HEARTLAND | Meredith Flynn
A recent visit with exchange students was like a crash course in geopolitics.
“This group doesn’t get along with these people,” they explained before a dinner of sloppy joes. Our new friends, both from former Soviet republics, told us about the precarious dynamics in their homelands.
“That’s a closed border.”
Their voices were matter-of-fact, unflinching about the hostilities that are, for them, the way things have always been.
It’s hard to imagine being so used to war in your own country. On the other side of the world, however, it’s too easy to adopt that kind of nonchalance.
Take the recent rash of violent conflict sweeping across the Middle East. War, unrest, and religious persecution are such big parts of what we know about the region. Many of us are desensitized, disengaged, and even disinterested in who’s fighting who now.
Until a tweet or Facebook post puts a face on the issue. Or until you remember someone you know—like my friends at the dinner table—who understands and has possibly experienced this kind of personal war that sends families running for the mountains to escape almost certain death.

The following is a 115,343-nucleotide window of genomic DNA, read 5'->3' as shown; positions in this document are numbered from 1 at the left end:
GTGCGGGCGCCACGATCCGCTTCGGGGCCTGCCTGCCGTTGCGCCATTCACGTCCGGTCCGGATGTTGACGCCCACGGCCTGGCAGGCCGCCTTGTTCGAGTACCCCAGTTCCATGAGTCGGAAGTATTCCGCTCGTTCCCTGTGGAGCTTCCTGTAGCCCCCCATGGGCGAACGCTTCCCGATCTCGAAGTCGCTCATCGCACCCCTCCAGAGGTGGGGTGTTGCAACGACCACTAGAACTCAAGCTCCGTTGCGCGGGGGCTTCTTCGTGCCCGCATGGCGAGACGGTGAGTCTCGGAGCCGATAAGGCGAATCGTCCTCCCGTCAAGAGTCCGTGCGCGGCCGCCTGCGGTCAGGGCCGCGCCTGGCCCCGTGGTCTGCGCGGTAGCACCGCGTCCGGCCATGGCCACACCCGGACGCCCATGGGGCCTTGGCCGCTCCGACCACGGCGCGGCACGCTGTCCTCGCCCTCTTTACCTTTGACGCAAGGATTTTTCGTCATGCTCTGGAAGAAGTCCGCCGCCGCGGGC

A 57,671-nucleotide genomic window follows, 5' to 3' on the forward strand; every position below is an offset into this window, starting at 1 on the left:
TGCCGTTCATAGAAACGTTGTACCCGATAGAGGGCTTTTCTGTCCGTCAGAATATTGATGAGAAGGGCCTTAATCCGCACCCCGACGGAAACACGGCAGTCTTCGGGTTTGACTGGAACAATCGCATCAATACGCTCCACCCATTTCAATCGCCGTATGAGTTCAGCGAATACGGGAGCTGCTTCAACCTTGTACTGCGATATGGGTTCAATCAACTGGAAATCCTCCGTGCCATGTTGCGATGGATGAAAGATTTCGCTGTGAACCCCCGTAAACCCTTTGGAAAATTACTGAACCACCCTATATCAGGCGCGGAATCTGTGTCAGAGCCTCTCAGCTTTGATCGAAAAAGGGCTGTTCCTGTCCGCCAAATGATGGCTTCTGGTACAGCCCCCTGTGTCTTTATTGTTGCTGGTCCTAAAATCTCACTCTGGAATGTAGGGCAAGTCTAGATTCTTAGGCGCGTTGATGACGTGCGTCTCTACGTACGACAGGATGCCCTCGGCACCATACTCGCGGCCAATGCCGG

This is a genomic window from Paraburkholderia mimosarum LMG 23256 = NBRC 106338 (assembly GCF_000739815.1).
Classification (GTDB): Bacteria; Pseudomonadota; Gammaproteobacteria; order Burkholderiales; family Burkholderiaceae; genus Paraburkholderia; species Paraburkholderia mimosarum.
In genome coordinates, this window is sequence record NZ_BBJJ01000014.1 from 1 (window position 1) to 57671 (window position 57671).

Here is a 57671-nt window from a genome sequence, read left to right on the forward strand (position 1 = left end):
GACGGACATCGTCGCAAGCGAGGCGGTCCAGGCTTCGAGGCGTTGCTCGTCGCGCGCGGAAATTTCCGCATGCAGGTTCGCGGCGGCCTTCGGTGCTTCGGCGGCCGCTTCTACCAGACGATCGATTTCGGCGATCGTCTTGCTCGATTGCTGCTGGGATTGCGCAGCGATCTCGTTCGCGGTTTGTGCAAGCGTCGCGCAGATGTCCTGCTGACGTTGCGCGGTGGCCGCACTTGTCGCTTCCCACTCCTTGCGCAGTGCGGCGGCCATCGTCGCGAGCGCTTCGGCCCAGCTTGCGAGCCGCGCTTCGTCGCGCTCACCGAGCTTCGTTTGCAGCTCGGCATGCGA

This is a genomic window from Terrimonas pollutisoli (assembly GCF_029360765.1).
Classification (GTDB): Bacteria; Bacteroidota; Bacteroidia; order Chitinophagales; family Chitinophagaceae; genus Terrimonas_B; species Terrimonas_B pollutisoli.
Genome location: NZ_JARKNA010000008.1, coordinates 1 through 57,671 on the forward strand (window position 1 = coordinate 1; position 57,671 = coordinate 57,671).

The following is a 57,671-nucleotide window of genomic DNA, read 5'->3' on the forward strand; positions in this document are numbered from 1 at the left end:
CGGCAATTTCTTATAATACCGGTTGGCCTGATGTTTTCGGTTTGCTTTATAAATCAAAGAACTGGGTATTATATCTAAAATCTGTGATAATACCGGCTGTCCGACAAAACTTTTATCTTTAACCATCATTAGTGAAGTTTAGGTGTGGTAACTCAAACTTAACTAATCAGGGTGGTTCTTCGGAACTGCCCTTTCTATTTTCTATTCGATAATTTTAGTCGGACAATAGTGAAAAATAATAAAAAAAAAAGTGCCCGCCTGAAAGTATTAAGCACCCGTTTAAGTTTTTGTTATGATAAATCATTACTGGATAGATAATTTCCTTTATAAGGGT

We all know someone who has been persecuted.
As militant groups in Iraq continued their assault on religious minorities, including Christians, leaders in the U.S. urged the western church to remember that. These fellow Christians are our family, Open Doors USA President David Curry wrote this month. We ought to “pray fervently” for them, Southern Baptist ethicist Russell Moore said.
We all know someone, because we’re family.
But when the problems seem distant, how do Christians pray fervently? The International Mission Board is leading the way by including prayer requests at the end of their news articles about the unrest in the Middle East.
“Beg the Lord to awaken the world to the humanitarian crisis unfolding in Iraq and provide pathways for Christians and others to respond,” they posted after a story on the Yazidi Kurds forced to flee their homes.
“Ask God to miraculously protect the Yazidis and other Kurds who fled into the mountains; ask Him to provide a means of rescue and temporary homes for the refugees.”
And for militants with the Islamic State of Iraq and Syria (ISIS): “Pray that ISIS leaders and soldiers would experience the love of Jesus Christ and that their lives would be transformed.”
We all know someone, so let’s pray.
Meredith Flynn is managing editor of the Illinois Baptist newspaper.